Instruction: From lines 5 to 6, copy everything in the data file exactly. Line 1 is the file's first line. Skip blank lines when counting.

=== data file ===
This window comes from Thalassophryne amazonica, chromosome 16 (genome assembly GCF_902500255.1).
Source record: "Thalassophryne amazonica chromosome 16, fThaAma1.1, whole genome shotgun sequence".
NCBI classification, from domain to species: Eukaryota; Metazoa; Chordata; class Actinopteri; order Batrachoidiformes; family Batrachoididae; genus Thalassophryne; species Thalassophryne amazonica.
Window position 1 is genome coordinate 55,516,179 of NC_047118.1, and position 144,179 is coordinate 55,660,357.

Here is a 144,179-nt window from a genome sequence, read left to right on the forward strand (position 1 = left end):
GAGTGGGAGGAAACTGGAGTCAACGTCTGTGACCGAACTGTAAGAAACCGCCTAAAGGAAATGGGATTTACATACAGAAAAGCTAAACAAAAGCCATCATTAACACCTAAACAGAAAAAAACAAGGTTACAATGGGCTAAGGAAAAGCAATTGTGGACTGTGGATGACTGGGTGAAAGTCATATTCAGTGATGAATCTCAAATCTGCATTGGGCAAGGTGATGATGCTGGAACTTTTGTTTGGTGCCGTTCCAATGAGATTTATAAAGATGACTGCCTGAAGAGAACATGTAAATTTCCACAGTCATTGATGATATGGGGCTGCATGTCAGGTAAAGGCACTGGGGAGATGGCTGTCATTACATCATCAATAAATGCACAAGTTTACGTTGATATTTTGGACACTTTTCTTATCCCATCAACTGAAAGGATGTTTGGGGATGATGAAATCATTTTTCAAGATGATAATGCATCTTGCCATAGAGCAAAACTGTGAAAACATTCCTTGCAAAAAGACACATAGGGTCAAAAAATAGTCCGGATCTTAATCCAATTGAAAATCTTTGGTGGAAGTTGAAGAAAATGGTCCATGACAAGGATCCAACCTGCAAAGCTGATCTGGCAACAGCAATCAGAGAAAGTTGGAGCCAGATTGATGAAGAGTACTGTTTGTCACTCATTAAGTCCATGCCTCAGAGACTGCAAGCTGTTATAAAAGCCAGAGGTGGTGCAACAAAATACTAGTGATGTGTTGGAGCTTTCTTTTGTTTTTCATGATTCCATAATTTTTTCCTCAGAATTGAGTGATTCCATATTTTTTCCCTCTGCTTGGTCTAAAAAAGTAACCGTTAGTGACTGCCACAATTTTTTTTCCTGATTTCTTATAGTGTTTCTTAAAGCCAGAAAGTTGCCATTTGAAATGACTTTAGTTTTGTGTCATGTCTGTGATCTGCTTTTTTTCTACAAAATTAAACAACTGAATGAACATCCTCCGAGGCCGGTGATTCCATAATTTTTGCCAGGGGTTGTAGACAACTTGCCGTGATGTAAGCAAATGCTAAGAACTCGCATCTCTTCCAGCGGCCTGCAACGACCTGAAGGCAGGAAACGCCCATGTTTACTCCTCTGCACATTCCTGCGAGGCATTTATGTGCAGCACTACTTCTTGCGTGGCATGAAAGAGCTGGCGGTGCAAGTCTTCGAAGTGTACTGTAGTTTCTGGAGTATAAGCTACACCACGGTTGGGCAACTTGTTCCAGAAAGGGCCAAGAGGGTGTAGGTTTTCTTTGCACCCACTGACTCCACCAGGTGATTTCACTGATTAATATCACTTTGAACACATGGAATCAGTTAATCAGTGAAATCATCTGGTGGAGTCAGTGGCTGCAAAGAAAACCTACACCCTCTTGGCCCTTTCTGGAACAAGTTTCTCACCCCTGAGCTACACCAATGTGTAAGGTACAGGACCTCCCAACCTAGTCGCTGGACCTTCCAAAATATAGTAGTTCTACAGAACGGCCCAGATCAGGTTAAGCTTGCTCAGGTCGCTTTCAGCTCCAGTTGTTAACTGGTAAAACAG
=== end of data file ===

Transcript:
Here is a 144,179-nt window from a genome sequence, read left to right on the forward strand (position 1 = left end):
GAGTGGGAGGAAACTGGAGTCAACGTCTGTGACCGAACTGTAAGAAACCGCCTAAAGGAAATGGGATTTACATACAGAAAAGCTAAACAAAAGCCATCATTAACACCTAAACAGAAAAAAACAAGGTTACAATGGGCTAAGGAAAAGCAATTGTGGACTGTGGATGACTGGGTGAAAGTCATATTCAGTGATGAATCTCAAATCTGCATTGGGCAAGGTGATGATGCTGGAACTTTTGTTTGGTGCCGTTCCAATGAGATTTATAAAGATGACTGCCTGAAGAGAACATGTAAATTTCCACAGTCATTGATGATATGGGGCTGCATGTCAGGTAAAGGCACTGGGGAGATGGCTGTCATTACATCATCAATAAATGCACAAGTTTACGTTGATATTTTGGACACTTTTCTTATCCCATCAACTGAAAGGATGTTTGGGGATGATGAAATCATTTTTCAAGATGATAATGCATCTTGCCATAGAGCAAAACTGTGAAAACATTCCTTGCAAAAAGACACATAGGGTCAAAAAATAGTCCGGATCTTAATCCAATTGAAAATCTTTGGTGGAAGTTGAAGAAAATGGTCCATGACAAGGATCCAACCTGCAAAGCTGATCTGGCAACAGCAATCAGAGAAAGTTGGAGCCAGATTGATGAAGAGTACTGTTTGTCACTCATTAAGTCCATGCCTCAGAGACTGCAAGCTGTTATAAAAGCCAGAGGTGGTGCAACAAAATACTAGTGATGTGTTGGAGCTTTCTTTTGTTTTTCATGATTCCATAATTTTTTCCTCAGAATTGAGTGATTCCATATTTTTTCCCTCTGCTTGGTCTAAAAAAGTAACCGTTAGTGACTGCCACAATTTTTTTTCCTGATTTCTTATAGTGTTTCTTAAAGCCAGAAAGTTGCCATTTGAAATGACTTTAGTTTTGTGTCATGTCTGTGATCTGCTTTTTTTCTACAAAATTAAACAACTGAATGAACATCCTCCGAGGCCGGTGATTCCATAATTTTTGCCAGGGGTTGTAGACAACTTGCCGTGATGTAAGCAAATGCTAAGAACTCGCATCTCTTCCAGCGGCCTGCAACGACCTGAAGGCAGGAAACGCCCATGTTTACTCCTCTGCACATTCCTGCGAGGCATTTATGTGCAGCACTACTTCTTGCGTGGCATGAAAGAGCTGGCGGTGCAAGTCTTCGAAGTGTACTGTAGTTTCTGGAGTATAAGCTACACCACGGTTGGGCAACTTGTTCCAGAAAGGGCCAAGAGGGTGTAGGTTTTCTTTGCACCCACTGACTCCACCAGGTGATTTCACTGATTAATATCACTTTGAACACATGGAATCAGTTAATCAGTGAAATCATCTGGTGGAGTCAGTGGCTGCAAAGAAAACCTACACCCTCTTGGCCCTTTCTGGAACAAGTTTCTCACCCCTGAGCTACACCAATGTGTAAGGTACAGGACCTCCCAACCTAGTCGCTGGACCTTCCAAAATATAGTAGTTCTACAGAACGGCCCAGATCAGGTTAAGCTTGCTCAGGTCGCTTTCAGCTCCAGTTGTTAACTGGTAAAACAG